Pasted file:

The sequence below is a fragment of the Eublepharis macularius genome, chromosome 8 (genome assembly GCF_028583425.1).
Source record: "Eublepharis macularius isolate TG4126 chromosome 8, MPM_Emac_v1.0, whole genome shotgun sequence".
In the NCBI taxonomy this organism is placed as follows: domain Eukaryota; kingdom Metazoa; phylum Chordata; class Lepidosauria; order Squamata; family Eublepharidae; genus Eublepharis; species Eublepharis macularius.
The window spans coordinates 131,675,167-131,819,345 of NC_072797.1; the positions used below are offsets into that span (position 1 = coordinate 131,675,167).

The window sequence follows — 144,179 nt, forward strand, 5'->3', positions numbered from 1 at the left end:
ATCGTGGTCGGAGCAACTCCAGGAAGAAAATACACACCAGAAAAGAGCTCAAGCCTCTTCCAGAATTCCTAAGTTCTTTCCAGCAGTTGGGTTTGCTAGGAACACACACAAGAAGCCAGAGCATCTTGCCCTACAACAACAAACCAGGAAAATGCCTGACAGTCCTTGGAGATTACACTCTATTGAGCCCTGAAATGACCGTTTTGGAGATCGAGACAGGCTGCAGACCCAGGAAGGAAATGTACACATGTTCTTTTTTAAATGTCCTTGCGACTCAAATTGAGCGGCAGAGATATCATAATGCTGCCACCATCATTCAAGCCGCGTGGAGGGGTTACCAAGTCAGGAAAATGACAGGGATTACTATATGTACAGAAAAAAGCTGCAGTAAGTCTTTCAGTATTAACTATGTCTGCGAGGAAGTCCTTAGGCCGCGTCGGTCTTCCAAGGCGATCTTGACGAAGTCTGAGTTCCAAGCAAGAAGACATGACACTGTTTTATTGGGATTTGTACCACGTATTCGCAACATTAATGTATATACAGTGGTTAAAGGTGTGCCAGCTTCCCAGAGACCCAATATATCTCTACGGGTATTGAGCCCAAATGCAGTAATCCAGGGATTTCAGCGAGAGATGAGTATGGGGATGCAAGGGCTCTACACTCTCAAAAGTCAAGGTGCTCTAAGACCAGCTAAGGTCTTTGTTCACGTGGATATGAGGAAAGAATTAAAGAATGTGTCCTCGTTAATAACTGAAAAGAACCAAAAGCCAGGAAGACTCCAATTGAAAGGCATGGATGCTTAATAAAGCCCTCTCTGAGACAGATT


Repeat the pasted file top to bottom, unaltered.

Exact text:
The sequence below is a fragment of the Eublepharis macularius genome, chromosome 8 (genome assembly GCF_028583425.1).
Source record: "Eublepharis macularius isolate TG4126 chromosome 8, MPM_Emac_v1.0, whole genome shotgun sequence".
In the NCBI taxonomy this organism is placed as follows: domain Eukaryota; kingdom Metazoa; phylum Chordata; class Lepidosauria; order Squamata; family Eublepharidae; genus Eublepharis; species Eublepharis macularius.
The window spans coordinates 131,675,167-131,819,345 of NC_072797.1; the positions used below are offsets into that span (position 1 = coordinate 131,675,167).

The window sequence follows — 144,179 nt, forward strand, 5'->3', positions numbered from 1 at the left end:
ATCGTGGTCGGAGCAACTCCAGGAAGAAAATACACACCAGAAAAGAGCTCAAGCCTCTTCCAGAATTCCTAAGTTCTTTCCAGCAGTTGGGTTTGCTAGGAACACACACAAGAAGCCAGAGCATCTTGCCCTACAACAACAAACCAGGAAAATGCCTGACAGTCCTTGGAGATTACACTCTATTGAGCCCTGAAATGACCGTTTTGGAGATCGAGACAGGCTGCAGACCCAGGAAGGAAATGTACACATGTTCTTTTTTAAATGTCCTTGCGACTCAAATTGAGCGGCAGAGATATCATAATGCTGCCACCATCATTCAAGCCGCGTGGAGGGGTTACCAAGTCAGGAAAATGACAGGGATTACTATATGTACAGAAAAAAGCTGCAGTAAGTCTTTCAGTATTAACTATGTCTGCGAGGAAGTCCTTAGGCCGCGTCGGTCTTCCAAGGCGATCTTGACGAAGTCTGAGTTCCAAGCAAGAAGACATGACACTGTTTTATTGGGATTTGTACCACGTATTCGCAACATTAATGTATATACAGTGGTTAAAGGTGTGCCAGCTTCCCAGAGACCCAATATATCTCTACGGGTATTGAGCCCAAATGCAGTAATCCAGGGATTTCAGCGAGAGATGAGTATGGGGATGCAAGGGCTCTACACTCTCAAAAGTCAAGGTGCTCTAAGACCAGCTAAGGTCTTTGTTCACGTGGATATGAGGAAAGAATTAAAGAATGTGTCCTCGTTAATAACTGAAAAGAACCAAAAGCCAGGAAGACTCCAATTGAAAGGCATGGATGCTTAATAAAGCCCTCTCTGAGACAGATT